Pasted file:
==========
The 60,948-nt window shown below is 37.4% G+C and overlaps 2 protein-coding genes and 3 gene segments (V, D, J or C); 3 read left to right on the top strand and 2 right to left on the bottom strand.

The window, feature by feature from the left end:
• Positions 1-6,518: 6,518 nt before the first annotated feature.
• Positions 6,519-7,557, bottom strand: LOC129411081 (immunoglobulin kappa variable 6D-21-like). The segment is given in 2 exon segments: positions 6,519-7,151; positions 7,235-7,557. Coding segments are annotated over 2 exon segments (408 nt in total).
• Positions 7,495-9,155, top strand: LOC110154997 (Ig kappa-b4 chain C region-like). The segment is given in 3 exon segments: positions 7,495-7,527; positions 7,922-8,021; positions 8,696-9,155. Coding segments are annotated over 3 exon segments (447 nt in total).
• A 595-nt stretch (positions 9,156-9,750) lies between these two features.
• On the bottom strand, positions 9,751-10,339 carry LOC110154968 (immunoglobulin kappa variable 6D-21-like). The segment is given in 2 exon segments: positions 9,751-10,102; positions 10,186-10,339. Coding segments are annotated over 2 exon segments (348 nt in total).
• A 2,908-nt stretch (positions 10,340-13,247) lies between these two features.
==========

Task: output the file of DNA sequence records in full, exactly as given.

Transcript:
The 60,948-nt window shown below is 37.4% G+C and overlaps 2 protein-coding genes and 3 gene segments (V, D, J or C); 3 read left to right on the top strand and 2 right to left on the bottom strand.

The window, feature by feature from the left end:
• Positions 1-6,518: 6,518 nt before the first annotated feature.
• Positions 6,519-7,557, bottom strand: LOC129411081 (immunoglobulin kappa variable 6D-21-like). The segment is given in 2 exon segments: positions 6,519-7,151; positions 7,235-7,557. Coding segments are annotated over 2 exon segments (408 nt in total).
• Positions 7,495-9,155, top strand: LOC110154997 (Ig kappa-b4 chain C region-like). The segment is given in 3 exon segments: positions 7,495-7,527; positions 7,922-8,021; positions 8,696-9,155. Coding segments are annotated over 3 exon segments (447 nt in total).
• A 595-nt stretch (positions 9,156-9,750) lies between these two features.
• On the bottom strand, positions 9,751-10,339 carry LOC110154968 (immunoglobulin kappa variable 6D-21-like). The segment is given in 2 exon segments: positions 9,751-10,102; positions 10,186-10,339. Coding segments are annotated over 2 exon segments (348 nt in total).
• A 2,908-nt stretch (positions 10,340-13,247) lies between these two features.